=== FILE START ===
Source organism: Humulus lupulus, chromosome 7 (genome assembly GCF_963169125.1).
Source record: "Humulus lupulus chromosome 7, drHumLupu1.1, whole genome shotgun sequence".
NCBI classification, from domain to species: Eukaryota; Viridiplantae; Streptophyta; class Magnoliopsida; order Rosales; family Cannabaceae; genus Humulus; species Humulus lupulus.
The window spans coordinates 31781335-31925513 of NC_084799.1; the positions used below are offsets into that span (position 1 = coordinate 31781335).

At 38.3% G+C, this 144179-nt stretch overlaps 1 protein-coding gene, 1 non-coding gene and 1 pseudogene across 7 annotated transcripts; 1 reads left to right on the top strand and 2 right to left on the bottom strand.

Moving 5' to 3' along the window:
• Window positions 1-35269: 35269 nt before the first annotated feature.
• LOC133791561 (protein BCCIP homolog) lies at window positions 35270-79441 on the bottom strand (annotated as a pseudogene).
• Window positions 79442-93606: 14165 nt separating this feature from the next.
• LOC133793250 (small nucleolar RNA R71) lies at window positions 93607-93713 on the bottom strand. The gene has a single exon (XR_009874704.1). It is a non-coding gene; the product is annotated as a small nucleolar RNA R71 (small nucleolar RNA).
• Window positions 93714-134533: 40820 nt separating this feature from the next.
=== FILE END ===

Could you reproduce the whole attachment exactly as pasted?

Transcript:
Source organism: Humulus lupulus, chromosome 7 (genome assembly GCF_963169125.1).
Source record: "Humulus lupulus chromosome 7, drHumLupu1.1, whole genome shotgun sequence".
NCBI classification, from domain to species: Eukaryota; Viridiplantae; Streptophyta; class Magnoliopsida; order Rosales; family Cannabaceae; genus Humulus; species Humulus lupulus.
The window spans coordinates 31781335-31925513 of NC_084799.1; the positions used below are offsets into that span (position 1 = coordinate 31781335).

At 38.3% G+C, this 144179-nt stretch overlaps 1 protein-coding gene, 1 non-coding gene and 1 pseudogene across 7 annotated transcripts; 1 reads left to right on the top strand and 2 right to left on the bottom strand.

Moving 5' to 3' along the window:
• Window positions 1-35269: 35269 nt before the first annotated feature.
• LOC133791561 (protein BCCIP homolog) lies at window positions 35270-79441 on the bottom strand (annotated as a pseudogene).
• Window positions 79442-93606: 14165 nt separating this feature from the next.
• LOC133793250 (small nucleolar RNA R71) lies at window positions 93607-93713 on the bottom strand. The gene has a single exon (XR_009874704.1). It is a non-coding gene; the product is annotated as a small nucleolar RNA R71 (small nucleolar RNA).
• Window positions 93714-134533: 40820 nt separating this feature from the next.